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03-06-2008, 05:30 PM   #46
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K10D + M 400/5.6 metering tests

I got to run the tests today, using the K10D with the LL80 Grid Screen, and I found that:
  1. Auto Exposure OK from f/8 to f/16. Overexposed at f/5.6 and f/22 to f/45.
  2. Manual Exposure, similar to Auto, ok from f/8 to f/16, overexposed outside the range.
  3. Sunny 16 worked at ALL apertures! Surprise here!
  4. Sunny 16 was metered at f/8 to check the meter, and was close enough.
Summary: Manually meter at f/8, (one stop down), then just shift f/stop and shutter speeds to maintain the same exposure. I got five good, accurate, even exposures with the 400 on the k10d using these exposures at ASA 400:

1/3000 @ f/5.6
1/1500 @ f/8
1/750 @ f/11
1/350 @ f/16
1/180 @ f/22

I don't find f/32 and f/45 all that useful, so I did not bother. Chasing sparrows at 1/45 sec with a 400mm lens will not give me very many satisfactory images, I think
I uploaded jpegs to Flickr at this URL
Flickr: Photos from Albert Pentaxian

Last edited by Canada_Rockies; 03-06-2008 at 09:23 PM. Reason: Added Link to Flickr
03-11-2008, 07:17 PM   #47
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LL-60 and K10D

QuoteOriginally posted by bubuli Quote
thanks, Lowell and Borno. Borno, I tried every metering mode and saw the same behaviour.

I ordered the LL-60 yesterday based on Borno's recommation (and by reading other threads here and on rest of the "internets"). I'll report my findings here.
I got the new screen and it does make exposure more accurate (need to do more tests), but the exposure difference between A-mode and M-mode is still there.
03-12-2008, 01:23 AM   #48
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Very interesting:
The effect appears on CANON cameras, too!

See here:
Manual Focus Forum / Metering problems with EOS 400D and MF lenses.

Canon EOS 400D
03-13-2008, 01:02 AM   #49
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Original Poster
thanks to the posts here, we finally start getting a better understanding of what's going on. i have given a lot of thought on this, so here is another idea (pentax engineers around?):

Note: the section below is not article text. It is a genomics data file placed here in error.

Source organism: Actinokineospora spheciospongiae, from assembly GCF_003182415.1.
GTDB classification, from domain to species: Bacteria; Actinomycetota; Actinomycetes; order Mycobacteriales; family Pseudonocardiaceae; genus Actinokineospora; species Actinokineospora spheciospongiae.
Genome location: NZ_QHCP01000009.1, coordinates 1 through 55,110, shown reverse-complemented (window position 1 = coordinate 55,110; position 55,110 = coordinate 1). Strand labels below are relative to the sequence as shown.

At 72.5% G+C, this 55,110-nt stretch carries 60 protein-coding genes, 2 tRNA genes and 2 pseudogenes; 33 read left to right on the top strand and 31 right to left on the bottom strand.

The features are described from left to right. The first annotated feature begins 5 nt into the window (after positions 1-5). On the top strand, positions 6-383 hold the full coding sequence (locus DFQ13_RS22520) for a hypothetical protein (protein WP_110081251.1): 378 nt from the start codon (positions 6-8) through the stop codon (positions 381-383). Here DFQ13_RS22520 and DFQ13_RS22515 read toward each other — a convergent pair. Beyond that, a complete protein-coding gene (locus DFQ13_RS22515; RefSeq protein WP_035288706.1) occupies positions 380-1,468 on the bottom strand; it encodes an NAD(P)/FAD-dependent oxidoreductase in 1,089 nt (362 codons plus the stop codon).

i still think lowell's idea is the greatest-end-all solution, _but_, i still believe the precision requirements involved in implementing it are virtually prohibitive (i believe this is why pentax changed the operation of the paerture lever when moving from m to a). so _if_ this is indeed not doable, how about a compromise: give me an option to set the aperture with the back wheel, as i tend to shoot in aperture prio anyway, it would work for _me_, and i don't even have to be spot on with it (if i miss the mark by one stop or so it's no big deal, i would still get a decent reading, not 2 stops off, as it is now). this means i would have to set the aperture both on the lens and on the body, so it is a bit annoying, but it would be a decent workaround, and would enable the body to apply the required curve for adjusting the exposure.

another nice thing, seeing as we have a body with interchangeable focusing screens, would be to be able to customize that response curve for the metering, depending on the screen used. how about that? (it is a different issue, though)

03-13-2008, 06:55 AM   #50
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QuoteOriginally posted by blende8 Quote
Very interesting:
The effect appears on CANON cameras, too!

See here:
Manual Focus Forum / Metering problems with EOS 400D and MF lenses.

Canon EOS 400D
That makes me laugh...
BTW: Some technical aspects that could play into this area. I really haven't connected any dots here but it has some engineering criteria that could be involved though oddly in an opposite manner I guess:
The "interesting twist" on metering...: News Discussion Forum: Digital Photography Review
The real problem is the aperture. Nikon and Pentax cameras all control the aperture with a mechanical lever from camera to lens. And the cameras understand how to meter with a wide open lens, do all the weird math (and it really is weird) to translate wide open meter readings into an actual exposure value, and set the lens appropriately.

Canon cameras can meter stopped down, and this is great small apertures (microscopes, telescopes, macro gear on bellows, relatively slow manual focus telephotos) but falls apart with fast lenses. Your meter reading needs to be compensated, a different amount at varying apertures, when using fast lenses in stopped down metering. So, in order to meter predictably, you have to do things the way you'd do it on a Nikon or Canon, have a lens chip that tells the camera the aperture and focal length (no problem) and then add an aperture control motor to the lens so that the camera can control the lens aperture.

No "lack" of access to the EOS mount...: News Discussion Forum: Digital Photography Review
thats the problem w/ pentax forums, too many photographers, not enough optical engineers....

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